Dr Ehsan Vaghefi holds a joint appointment as a research fellow (Molecular Vision Lab and Auckland Bioengineering Institute) and lecturer in Physiological Optics (School of Optometry and Vision Sciences). His appointment is a strategic initiative to develop a joint research-led teaching program in Physiological Optics. It also provides him access to a talented pool of potential graduate students with a mix of optics and modelling backgrounds, to perform both the computational and experimental portions of his research.
Dr Vaghefi received his Bachelor of Science in Biomedical Engineering from the Polytechnic University of Tehran in 2005 for his bachelor project based on x-ray based biomedical imaging systems. He continued his education at the University of New South Wales where he obtained his Master of Science in Biomedical Sciences in 2006. The focus of his masters project was computer modelling of the heart’s electrical activity. He then joined the Auckland Bioengineering Institute to model and image the microcirculation of the ocular lens for his doctoral thesis.
Dr Vaghefi has been developing magnetic resonance imaging techniques to non-invasively monitor the fluid fluxes inside the ocular lens. His achievements have been published in highly respected international biomedical journals. Dr Ehsan Vaghefi is the founder and CEO of Toku Eyes (www.tokueyes.com ) , a start up out of The University of Auckland focused on developing inexpensive and innovative ophthalmic technologies for more equitable and standardizes clinical outcomes.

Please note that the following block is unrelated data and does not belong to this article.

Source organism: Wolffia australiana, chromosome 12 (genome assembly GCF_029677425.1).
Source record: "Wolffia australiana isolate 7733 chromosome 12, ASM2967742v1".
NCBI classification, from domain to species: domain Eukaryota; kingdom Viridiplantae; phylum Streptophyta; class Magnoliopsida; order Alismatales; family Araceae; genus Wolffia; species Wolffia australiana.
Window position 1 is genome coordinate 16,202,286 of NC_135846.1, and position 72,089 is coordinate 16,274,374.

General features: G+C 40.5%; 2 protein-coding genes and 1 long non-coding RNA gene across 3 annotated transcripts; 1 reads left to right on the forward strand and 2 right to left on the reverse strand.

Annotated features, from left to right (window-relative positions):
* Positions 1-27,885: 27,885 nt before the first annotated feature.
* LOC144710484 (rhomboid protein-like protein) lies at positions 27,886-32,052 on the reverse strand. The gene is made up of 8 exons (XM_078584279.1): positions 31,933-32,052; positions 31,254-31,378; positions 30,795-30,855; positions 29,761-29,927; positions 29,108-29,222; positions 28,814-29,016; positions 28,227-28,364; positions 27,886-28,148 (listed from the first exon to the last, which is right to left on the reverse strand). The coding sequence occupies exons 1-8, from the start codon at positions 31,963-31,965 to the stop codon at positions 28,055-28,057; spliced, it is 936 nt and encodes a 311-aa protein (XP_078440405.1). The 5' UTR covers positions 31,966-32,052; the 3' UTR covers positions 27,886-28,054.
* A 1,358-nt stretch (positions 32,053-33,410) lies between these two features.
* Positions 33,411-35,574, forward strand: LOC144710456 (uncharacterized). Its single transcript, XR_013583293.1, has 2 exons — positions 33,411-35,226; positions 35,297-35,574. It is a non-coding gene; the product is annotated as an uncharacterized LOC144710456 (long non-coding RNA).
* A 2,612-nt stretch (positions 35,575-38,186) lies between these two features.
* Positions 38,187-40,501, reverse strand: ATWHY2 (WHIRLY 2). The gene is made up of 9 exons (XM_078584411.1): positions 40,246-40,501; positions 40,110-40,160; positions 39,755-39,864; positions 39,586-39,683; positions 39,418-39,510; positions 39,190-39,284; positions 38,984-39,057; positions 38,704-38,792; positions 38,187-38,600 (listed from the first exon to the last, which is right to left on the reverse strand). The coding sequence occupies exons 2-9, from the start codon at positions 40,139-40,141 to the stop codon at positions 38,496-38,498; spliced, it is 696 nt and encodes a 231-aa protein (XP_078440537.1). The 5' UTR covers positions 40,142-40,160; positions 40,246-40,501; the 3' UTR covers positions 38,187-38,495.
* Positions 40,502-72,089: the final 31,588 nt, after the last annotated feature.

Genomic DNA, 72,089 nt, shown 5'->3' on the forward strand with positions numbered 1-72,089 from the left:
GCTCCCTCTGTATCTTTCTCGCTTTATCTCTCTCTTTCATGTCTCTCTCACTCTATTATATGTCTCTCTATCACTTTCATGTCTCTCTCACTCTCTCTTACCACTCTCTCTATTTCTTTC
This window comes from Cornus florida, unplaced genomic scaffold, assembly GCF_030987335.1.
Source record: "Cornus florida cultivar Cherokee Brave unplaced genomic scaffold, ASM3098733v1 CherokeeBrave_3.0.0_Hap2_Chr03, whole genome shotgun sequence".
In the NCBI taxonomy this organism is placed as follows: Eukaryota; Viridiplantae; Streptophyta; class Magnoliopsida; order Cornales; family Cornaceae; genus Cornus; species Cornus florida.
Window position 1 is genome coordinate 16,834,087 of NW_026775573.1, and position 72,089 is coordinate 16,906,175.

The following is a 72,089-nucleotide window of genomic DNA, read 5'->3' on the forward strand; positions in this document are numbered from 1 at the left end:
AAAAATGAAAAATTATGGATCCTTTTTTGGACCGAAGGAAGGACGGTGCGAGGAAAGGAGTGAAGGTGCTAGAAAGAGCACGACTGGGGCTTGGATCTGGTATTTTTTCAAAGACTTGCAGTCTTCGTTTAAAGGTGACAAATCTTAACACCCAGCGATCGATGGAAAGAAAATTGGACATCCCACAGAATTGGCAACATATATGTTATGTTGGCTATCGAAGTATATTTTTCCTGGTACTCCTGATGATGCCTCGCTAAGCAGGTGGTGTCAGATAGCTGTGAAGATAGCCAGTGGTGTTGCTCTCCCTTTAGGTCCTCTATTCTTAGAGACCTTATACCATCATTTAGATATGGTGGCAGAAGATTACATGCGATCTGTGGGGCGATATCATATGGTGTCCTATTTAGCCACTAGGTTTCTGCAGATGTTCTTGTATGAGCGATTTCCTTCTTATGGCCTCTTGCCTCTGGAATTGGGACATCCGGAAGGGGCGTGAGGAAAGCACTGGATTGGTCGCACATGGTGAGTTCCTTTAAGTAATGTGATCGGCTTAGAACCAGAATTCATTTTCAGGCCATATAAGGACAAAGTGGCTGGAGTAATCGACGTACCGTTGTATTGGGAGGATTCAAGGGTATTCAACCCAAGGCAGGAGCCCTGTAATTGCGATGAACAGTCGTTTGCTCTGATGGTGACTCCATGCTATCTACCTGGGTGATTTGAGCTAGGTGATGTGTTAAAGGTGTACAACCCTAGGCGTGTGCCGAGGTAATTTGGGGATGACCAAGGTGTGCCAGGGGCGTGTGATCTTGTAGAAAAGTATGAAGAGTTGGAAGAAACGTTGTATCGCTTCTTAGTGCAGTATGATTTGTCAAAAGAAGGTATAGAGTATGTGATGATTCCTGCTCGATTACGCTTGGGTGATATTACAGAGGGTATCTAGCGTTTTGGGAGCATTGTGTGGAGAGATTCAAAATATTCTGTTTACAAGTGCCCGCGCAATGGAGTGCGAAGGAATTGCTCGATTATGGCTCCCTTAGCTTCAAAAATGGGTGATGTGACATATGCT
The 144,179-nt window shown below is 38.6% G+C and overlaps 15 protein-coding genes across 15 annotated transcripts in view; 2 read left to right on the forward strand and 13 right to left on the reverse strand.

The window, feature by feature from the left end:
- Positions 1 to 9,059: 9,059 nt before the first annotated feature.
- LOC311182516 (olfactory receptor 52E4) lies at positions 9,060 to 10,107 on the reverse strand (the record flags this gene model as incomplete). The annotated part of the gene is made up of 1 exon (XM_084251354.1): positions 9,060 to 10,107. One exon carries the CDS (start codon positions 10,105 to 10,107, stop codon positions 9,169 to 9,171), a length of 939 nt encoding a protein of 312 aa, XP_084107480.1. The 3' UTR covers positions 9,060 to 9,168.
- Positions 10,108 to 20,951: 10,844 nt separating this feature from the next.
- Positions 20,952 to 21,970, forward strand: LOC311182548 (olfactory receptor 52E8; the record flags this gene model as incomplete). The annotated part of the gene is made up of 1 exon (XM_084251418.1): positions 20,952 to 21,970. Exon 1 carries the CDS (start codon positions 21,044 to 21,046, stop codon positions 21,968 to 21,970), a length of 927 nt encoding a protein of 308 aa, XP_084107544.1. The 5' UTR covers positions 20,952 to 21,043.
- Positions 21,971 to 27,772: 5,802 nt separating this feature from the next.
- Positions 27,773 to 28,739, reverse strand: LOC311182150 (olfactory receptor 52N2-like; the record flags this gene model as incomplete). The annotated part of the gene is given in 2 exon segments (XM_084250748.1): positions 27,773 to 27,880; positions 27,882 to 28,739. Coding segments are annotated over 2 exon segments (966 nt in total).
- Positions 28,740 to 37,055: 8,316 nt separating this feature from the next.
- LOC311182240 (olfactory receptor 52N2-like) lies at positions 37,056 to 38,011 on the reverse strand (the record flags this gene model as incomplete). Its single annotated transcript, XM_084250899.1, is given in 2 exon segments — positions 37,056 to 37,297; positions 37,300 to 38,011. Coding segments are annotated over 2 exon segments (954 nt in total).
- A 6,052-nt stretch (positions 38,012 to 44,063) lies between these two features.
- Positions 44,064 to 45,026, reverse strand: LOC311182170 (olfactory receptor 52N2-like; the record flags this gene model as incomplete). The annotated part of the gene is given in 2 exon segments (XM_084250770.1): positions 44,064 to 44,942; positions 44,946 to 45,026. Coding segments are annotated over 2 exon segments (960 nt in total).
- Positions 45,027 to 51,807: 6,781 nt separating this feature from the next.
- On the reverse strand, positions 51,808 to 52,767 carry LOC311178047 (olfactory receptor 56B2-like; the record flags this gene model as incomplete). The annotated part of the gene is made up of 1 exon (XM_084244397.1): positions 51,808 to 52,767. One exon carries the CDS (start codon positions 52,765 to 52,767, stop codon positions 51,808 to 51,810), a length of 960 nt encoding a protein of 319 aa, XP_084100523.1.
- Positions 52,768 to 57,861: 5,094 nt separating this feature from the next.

Artificial Intelligence in clinical optometry
The field of artificial intelligence (AI) has been progressing very rapidly in recent years, especially in ophthalmology and optometry. Most of these advances were geared towards image-based disease diagnosis and diabetic retinopathy (DR) has been one of the first eye diseases to be identified using AI. However, clinical implementation of AI has been struggling due to poor user (clinician) interface design and lack of clinicians and patients trust in AI. In this workshop we will present several series of fundus photos, from diabetic patients that have attended the National Diabetic Screening services. You would be grading these images with different level of AI assistance, in order to gauge the understand 1) benefits and shortcomings of AI, 2) level of trust in AI and 3) effectivity of different levels of AI assistance on clinician’s performance.
Staff Equity Manager, University of Auckland
Cathie Walsh is the Staff Equity Manager at the University of Auckland. She has a background in psychology and training and has worked for many years in education, health and law primarily in the areas of equity and social justice.
Unconscious bias and implicit association
International research has detailed pervasive evidence of unconscious bias in employment, education, health, justice and many other areas of life. They occur without our awareness and may often be incompatible with our conscious values and considered actions.
During this presentation, we will demonstrate how unconscious bias and implicit associations occur and discuss some of the evidence, impact and consequences of bias in the workplace. This workshop will explore strategies to assist reducing or overcoming bias particularly in decision-making areas such as recruitment, performance appraisal, work allocation and in meetings.